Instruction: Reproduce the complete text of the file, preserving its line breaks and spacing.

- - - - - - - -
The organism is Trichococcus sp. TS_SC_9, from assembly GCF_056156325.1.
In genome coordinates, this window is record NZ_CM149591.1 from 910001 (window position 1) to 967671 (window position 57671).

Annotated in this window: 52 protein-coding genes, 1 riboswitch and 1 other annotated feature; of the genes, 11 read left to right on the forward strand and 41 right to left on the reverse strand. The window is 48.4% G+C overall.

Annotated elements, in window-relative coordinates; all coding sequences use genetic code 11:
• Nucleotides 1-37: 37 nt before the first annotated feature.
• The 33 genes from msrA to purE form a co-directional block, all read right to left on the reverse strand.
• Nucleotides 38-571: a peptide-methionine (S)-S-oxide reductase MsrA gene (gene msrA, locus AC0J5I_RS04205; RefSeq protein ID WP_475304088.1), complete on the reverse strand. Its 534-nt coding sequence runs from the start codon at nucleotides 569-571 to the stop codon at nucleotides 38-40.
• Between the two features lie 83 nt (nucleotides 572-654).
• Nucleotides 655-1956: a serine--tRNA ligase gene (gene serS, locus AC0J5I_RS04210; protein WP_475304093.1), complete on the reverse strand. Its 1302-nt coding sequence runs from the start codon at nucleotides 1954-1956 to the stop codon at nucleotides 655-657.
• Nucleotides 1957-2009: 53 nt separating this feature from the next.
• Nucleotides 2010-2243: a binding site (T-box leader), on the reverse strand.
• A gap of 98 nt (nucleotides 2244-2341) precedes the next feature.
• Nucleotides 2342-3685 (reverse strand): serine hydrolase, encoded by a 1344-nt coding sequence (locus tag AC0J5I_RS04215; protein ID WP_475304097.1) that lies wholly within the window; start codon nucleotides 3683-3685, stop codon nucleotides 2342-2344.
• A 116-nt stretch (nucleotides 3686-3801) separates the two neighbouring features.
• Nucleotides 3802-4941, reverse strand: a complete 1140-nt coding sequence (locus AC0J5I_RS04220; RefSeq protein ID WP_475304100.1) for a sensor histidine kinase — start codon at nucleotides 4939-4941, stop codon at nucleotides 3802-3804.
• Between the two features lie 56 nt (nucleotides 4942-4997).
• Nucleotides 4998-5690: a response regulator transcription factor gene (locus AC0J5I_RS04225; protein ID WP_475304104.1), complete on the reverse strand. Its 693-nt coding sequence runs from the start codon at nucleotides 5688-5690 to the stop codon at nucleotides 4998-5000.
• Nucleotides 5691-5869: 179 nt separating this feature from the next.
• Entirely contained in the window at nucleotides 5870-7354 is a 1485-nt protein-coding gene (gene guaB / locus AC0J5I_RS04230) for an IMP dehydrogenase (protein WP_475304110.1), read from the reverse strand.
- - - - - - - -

The organism is Trichococcus sp. TS_SC_9, from assembly GCF_056156325.1.
In genome coordinates, this window is record NZ_CM149591.1 from 910001 (window position 1) to 967671 (window position 57671).

Annotated in this window: 52 protein-coding genes, 1 riboswitch and 1 other annotated feature; of the genes, 11 read left to right on the forward strand and 41 right to left on the reverse strand. The window is 48.4% G+C overall.

Annotated elements, in window-relative coordinates; all coding sequences use genetic code 11:
• Nucleotides 1-37: 37 nt before the first annotated feature.
• The 33 genes from msrA to purE form a co-directional block, all read right to left on the reverse strand.
• Nucleotides 38-571: a peptide-methionine (S)-S-oxide reductase MsrA gene (gene msrA, locus AC0J5I_RS04205; RefSeq protein ID WP_475304088.1), complete on the reverse strand. Its 534-nt coding sequence runs from the start codon at nucleotides 569-571 to the stop codon at nucleotides 38-40.
• Between the two features lie 83 nt (nucleotides 572-654).
• Nucleotides 655-1956: a serine--tRNA ligase gene (gene serS, locus AC0J5I_RS04210; protein WP_475304093.1), complete on the reverse strand. Its 1302-nt coding sequence runs from the start codon at nucleotides 1954-1956 to the stop codon at nucleotides 655-657.
• Nucleotides 1957-2009: 53 nt separating this feature from the next.
• Nucleotides 2010-2243: a binding site (T-box leader), on the reverse strand.
• A gap of 98 nt (nucleotides 2244-2341) precedes the next feature.
• Nucleotides 2342-3685 (reverse strand): serine hydrolase, encoded by a 1344-nt coding sequence (locus tag AC0J5I_RS04215; protein ID WP_475304097.1) that lies wholly within the window; start codon nucleotides 3683-3685, stop codon nucleotides 2342-2344.
• A 116-nt stretch (nucleotides 3686-3801) separates the two neighbouring features.
• Nucleotides 3802-4941, reverse strand: a complete 1140-nt coding sequence (locus AC0J5I_RS04220; RefSeq protein ID WP_475304100.1) for a sensor histidine kinase — start codon at nucleotides 4939-4941, stop codon at nucleotides 3802-3804.
• Between the two features lie 56 nt (nucleotides 4942-4997).
• Nucleotides 4998-5690: a response regulator transcription factor gene (locus AC0J5I_RS04225; protein ID WP_475304104.1), complete on the reverse strand. Its 693-nt coding sequence runs from the start codon at nucleotides 5688-5690 to the stop codon at nucleotides 4998-5000.
• Nucleotides 5691-5869: 179 nt separating this feature from the next.
• Entirely contained in the window at nucleotides 5870-7354 is a 1485-nt protein-coding gene (gene guaB / locus AC0J5I_RS04230) for an IMP dehydrogenase (protein WP_475304110.1), read from the reverse strand.